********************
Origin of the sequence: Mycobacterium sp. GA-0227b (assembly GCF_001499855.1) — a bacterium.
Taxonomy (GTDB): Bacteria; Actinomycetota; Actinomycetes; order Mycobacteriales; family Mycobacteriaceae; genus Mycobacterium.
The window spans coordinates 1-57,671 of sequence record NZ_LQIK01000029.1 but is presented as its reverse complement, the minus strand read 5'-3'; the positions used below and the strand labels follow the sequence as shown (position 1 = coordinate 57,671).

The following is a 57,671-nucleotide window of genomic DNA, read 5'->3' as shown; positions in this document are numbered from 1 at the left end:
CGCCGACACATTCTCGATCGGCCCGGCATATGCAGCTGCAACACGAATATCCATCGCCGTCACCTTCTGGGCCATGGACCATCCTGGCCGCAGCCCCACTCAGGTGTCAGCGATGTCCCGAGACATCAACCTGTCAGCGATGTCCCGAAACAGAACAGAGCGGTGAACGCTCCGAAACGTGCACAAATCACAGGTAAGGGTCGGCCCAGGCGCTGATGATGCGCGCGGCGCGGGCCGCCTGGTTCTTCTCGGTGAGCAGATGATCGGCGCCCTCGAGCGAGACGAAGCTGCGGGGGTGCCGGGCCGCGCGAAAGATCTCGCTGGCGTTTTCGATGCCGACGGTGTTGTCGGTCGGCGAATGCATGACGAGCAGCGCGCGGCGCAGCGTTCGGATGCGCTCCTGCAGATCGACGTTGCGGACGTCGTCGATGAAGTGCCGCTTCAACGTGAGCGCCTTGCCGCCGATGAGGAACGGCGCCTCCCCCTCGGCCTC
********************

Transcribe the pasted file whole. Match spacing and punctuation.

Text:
Origin of the sequence: Mycobacterium sp. GA-0227b (assembly GCF_001499855.1) — a bacterium.
Taxonomy (GTDB): Bacteria; Actinomycetota; Actinomycetes; order Mycobacteriales; family Mycobacteriaceae; genus Mycobacterium.
The window spans coordinates 1-57,671 of sequence record NZ_LQIK01000029.1 but is presented as its reverse complement, the minus strand read 5'-3'; the positions used below and the strand labels follow the sequence as shown (position 1 = coordinate 57,671).

The following is a 57,671-nucleotide window of genomic DNA, read 5'->3' as shown; positions in this document are numbered from 1 at the left end:
CGCCGACACATTCTCGATCGGCCCGGCATATGCAGCTGCAACACGAATATCCATCGCCGTCACCTTCTGGGCCATGGACCATCCTGGCCGCAGCCCCACTCAGGTGTCAGCGATGTCCCGAGACATCAACCTGTCAGCGATGTCCCGAAACAGAACAGAGCGGTGAACGCTCCGAAACGTGCACAAATCACAGGTAAGGGTCGGCCCAGGCGCTGATGATGCGCGCGGCGCGGGCCGCCTGGTTCTTCTCGGTGAGCAGATGATCGGCGCCCTCGAGCGAGACGAAGCTGCGGGGGTGCCGGGCCGCGCGAAAGATCTCGCTGGCGTTTTCGATGCCGACGGTGTTGTCGGTCGGCGAATGCATGACGAGCAGCGCGCGGCGCAGCGTTCGGATGCGCTCCTGCAGATCGACGTTGCGGACGTCGTCGATGAAGTGCCGCTTCAACGTGAGCGCCTTGCCGCCGATGAGGAACGGCGCCTCCCCCTCGGCCTC